Oct 21, 2014, 11:10 PM EDT
“On behalf of the club, I would like to apologise to the QPR supporters for the embarrassment this has caused,” Fernandes wrote.
Oct 21, 2014, 10:15 PM EDT
Who scored the best goal in Tuesday’s Champions League action?
Oct 21, 2014, 9:00 PM EDT
Oct 21, 2014, 8:15 PM EDT
One hopes Agudelo’s story will resonate with Jurgen Klinsmann.
Oct 21, 2014, 7:15 PM EDT
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Oct 21, 2014, 5:50 PM EDT
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Oct 21, 2014, 5:10 PM EDT
40 goals were scored in eight games on Tuesday, as Groups E-H exploded into life.
Oct 21, 2014, 5:01 PM EDT
A sensational ending to a sensational performance by Hazard and Chelsea as a whole.
Oct 21, 2014, 4:35 PM EDT
When Bayern Munich are firing on all cylinders, they are scary, scary sight.
Oct 21, 2014, 3:49 PM EDT
Unlucky for Maribor. Comfortable for Chelsea.
Oct 21, 2014, 3:42 PM EDT
Groups E-H are in action on Wednesday in Europe as eight games take place, and there are some gaudy score lines after just 45 minutes.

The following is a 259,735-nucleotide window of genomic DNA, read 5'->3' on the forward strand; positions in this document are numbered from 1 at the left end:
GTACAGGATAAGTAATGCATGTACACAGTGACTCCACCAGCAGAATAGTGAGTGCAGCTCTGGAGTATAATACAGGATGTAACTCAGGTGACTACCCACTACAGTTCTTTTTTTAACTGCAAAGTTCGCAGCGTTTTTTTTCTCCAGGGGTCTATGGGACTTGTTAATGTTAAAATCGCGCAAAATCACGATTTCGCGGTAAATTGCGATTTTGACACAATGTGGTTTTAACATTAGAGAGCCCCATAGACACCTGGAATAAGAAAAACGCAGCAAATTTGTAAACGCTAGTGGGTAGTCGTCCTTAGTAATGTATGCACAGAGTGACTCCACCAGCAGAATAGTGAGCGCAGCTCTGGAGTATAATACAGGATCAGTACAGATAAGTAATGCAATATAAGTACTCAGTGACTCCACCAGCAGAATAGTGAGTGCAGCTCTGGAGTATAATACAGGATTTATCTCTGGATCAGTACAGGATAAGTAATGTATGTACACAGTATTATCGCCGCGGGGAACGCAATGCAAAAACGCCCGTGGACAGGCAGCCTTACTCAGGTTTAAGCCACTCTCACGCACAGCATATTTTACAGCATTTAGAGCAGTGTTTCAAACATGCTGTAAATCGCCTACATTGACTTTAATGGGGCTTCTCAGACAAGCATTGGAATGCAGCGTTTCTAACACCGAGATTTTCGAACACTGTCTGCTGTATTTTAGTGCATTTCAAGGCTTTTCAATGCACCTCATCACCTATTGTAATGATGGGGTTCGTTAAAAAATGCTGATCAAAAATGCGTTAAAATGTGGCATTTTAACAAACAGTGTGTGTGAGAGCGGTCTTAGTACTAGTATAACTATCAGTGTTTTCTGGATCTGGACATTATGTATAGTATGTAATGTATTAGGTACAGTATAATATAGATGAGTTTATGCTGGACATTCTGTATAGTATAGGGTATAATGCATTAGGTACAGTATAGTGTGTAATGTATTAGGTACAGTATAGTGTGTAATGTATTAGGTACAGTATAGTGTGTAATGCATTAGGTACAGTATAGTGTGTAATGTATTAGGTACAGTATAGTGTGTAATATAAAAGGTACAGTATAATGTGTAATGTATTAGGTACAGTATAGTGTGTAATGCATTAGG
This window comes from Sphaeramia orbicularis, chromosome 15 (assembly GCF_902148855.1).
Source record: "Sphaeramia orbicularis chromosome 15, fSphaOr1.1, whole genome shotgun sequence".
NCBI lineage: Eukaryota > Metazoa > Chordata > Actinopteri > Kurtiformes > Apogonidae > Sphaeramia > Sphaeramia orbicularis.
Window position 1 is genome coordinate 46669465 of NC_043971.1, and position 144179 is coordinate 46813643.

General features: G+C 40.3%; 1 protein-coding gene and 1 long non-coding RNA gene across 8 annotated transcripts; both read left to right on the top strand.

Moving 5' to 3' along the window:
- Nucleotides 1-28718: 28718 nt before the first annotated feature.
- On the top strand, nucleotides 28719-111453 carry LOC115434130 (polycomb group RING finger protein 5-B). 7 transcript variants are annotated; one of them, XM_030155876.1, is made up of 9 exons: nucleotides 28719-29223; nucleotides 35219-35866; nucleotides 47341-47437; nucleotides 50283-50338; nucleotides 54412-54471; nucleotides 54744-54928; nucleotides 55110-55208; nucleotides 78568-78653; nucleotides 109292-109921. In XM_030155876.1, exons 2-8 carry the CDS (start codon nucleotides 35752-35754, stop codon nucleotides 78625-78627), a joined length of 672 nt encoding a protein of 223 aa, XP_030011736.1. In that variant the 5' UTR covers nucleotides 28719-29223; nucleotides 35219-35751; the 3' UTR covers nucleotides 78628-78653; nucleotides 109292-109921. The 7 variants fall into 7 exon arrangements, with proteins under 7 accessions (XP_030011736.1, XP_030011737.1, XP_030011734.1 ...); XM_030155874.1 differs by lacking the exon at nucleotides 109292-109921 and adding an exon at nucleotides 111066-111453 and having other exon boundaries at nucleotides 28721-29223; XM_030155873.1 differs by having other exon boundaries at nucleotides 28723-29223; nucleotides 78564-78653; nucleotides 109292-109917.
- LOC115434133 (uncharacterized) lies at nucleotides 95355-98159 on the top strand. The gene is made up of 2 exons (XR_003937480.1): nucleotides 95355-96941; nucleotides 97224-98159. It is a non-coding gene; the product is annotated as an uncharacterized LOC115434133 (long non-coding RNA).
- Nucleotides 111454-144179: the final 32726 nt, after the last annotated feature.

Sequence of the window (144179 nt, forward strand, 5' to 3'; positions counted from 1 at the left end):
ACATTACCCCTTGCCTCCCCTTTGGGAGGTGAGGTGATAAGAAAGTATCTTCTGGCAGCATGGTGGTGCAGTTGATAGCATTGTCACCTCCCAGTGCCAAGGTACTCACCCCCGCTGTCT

Oct 21, 2014, 3:36 PM EDT
It’s an absolute shellacking going into half-time with Bayern giving a masterclass display in Roma.
Oct 21, 2014, 3:00 PM EDT
It’s the right move for Philly, especially given the man management shown by Curtin.
Oct 21, 2014, 2:48 PM EDT
Pellegrini defiant despite City blowing a 2-0 lead in Moscow.
Oct 21, 2014, 2:07 PM EDT
Missing Koscielny is a far bigger blow than having to start a 22-year-old, though.
Oct 21, 2014, 2:01 PM EDT
City chuck away 2-0 lead in Russian capital, as UCL hopes hang in the balance.
Oct 21, 2014, 1:21 PM EDT
We’re going to have to have a talk about the presupposed power of the superior West at some point soon.
Oct 21, 2014, 12:58 PM EDT
City storming towards their first UCL win of the season in snowy Moscow.
Oct 21, 2014, 11:40 AM EDT
Is it enough to tip the scales for Liverpool, or will one of Real’s bevy of offensive stars step in to help stop the Reds’ European hopes?
Oct 21, 2014, 10:47 AM EDT
A final week La Liga match in 2011 has been under investigation for a while, and now former Real Zaragoza player Herrera is under scrutiny.